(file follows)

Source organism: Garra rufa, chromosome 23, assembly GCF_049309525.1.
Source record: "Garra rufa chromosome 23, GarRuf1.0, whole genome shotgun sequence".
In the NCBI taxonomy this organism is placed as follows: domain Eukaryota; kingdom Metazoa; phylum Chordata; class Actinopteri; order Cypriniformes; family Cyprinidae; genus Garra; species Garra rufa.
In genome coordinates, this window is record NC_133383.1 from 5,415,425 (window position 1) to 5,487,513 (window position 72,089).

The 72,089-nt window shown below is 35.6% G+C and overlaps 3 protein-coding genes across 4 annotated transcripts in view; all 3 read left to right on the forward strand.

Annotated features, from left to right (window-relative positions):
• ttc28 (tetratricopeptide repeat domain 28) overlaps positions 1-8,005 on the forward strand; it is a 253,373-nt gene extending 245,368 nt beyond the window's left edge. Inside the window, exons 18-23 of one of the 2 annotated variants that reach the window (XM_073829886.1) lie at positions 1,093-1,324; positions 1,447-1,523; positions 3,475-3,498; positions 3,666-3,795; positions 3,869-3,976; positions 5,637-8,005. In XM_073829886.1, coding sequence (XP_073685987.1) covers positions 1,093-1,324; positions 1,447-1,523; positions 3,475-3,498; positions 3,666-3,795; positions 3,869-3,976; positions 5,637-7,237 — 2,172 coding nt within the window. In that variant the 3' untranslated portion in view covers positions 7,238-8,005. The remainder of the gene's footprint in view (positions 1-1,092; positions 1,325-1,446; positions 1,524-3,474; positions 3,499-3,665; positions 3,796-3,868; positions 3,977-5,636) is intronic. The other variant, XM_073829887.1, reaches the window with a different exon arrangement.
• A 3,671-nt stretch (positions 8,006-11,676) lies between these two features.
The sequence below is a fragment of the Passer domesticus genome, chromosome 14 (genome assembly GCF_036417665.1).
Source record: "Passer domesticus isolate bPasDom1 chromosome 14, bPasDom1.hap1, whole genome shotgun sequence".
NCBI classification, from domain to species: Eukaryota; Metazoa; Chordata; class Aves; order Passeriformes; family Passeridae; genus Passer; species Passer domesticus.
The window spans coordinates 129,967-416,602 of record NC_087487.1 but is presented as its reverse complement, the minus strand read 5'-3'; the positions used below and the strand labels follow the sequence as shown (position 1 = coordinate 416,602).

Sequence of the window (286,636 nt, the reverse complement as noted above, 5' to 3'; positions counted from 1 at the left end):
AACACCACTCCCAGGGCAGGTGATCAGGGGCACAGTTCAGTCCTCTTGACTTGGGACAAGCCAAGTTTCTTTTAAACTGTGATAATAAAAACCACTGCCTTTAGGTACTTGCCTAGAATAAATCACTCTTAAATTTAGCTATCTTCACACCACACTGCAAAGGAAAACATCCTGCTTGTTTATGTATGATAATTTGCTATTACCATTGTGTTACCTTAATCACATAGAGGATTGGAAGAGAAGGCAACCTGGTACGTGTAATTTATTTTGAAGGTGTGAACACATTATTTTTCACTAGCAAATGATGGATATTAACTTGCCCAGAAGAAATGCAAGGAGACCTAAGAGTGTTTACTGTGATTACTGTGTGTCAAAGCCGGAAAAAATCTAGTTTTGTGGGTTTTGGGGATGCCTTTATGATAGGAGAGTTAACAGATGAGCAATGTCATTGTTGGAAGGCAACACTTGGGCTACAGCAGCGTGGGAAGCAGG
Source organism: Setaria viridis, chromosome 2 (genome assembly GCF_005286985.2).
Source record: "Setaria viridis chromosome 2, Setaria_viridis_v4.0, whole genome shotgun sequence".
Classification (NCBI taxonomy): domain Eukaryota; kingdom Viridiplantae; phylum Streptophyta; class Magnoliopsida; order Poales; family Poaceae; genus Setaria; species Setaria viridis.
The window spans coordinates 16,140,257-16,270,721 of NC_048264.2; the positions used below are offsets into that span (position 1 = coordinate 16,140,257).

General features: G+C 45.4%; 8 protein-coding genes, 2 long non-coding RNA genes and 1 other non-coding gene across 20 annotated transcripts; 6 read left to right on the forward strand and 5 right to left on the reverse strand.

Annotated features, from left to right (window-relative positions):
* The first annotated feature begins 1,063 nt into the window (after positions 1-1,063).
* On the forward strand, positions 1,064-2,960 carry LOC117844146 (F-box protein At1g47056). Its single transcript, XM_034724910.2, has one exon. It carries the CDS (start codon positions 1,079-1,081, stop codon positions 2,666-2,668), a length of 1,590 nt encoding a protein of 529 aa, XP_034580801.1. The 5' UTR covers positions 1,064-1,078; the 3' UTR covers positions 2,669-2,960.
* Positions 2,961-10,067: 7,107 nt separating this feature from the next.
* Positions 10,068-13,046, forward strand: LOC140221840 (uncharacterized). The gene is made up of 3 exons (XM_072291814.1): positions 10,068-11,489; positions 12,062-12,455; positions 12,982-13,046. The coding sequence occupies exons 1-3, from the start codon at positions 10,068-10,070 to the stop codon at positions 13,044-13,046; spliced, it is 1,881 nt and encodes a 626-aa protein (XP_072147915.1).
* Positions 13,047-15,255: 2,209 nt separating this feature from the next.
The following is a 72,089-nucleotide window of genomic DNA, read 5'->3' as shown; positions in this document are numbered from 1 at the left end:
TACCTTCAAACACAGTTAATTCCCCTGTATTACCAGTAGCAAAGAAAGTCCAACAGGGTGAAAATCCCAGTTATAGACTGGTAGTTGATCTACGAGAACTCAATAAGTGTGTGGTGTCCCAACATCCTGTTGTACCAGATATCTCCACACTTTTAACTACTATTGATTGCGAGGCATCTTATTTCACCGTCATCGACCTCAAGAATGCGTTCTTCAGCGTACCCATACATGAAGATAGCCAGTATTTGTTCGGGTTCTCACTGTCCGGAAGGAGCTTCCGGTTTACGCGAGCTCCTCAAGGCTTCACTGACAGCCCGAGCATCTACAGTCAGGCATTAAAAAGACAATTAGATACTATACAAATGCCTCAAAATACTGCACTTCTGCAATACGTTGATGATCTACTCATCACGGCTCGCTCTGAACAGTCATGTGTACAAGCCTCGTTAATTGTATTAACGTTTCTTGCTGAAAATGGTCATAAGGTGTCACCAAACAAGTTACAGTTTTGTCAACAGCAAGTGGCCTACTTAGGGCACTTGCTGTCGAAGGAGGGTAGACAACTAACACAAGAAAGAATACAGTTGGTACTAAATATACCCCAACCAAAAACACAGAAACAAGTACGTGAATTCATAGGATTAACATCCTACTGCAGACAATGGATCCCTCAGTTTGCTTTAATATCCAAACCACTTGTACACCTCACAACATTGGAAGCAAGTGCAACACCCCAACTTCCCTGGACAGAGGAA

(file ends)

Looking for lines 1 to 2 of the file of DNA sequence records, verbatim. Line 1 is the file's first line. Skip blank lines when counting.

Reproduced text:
Source organism: Garra rufa, chromosome 23, assembly GCF_049309525.1.
Source record: "Garra rufa chromosome 23, GarRuf1.0, whole genome shotgun sequence".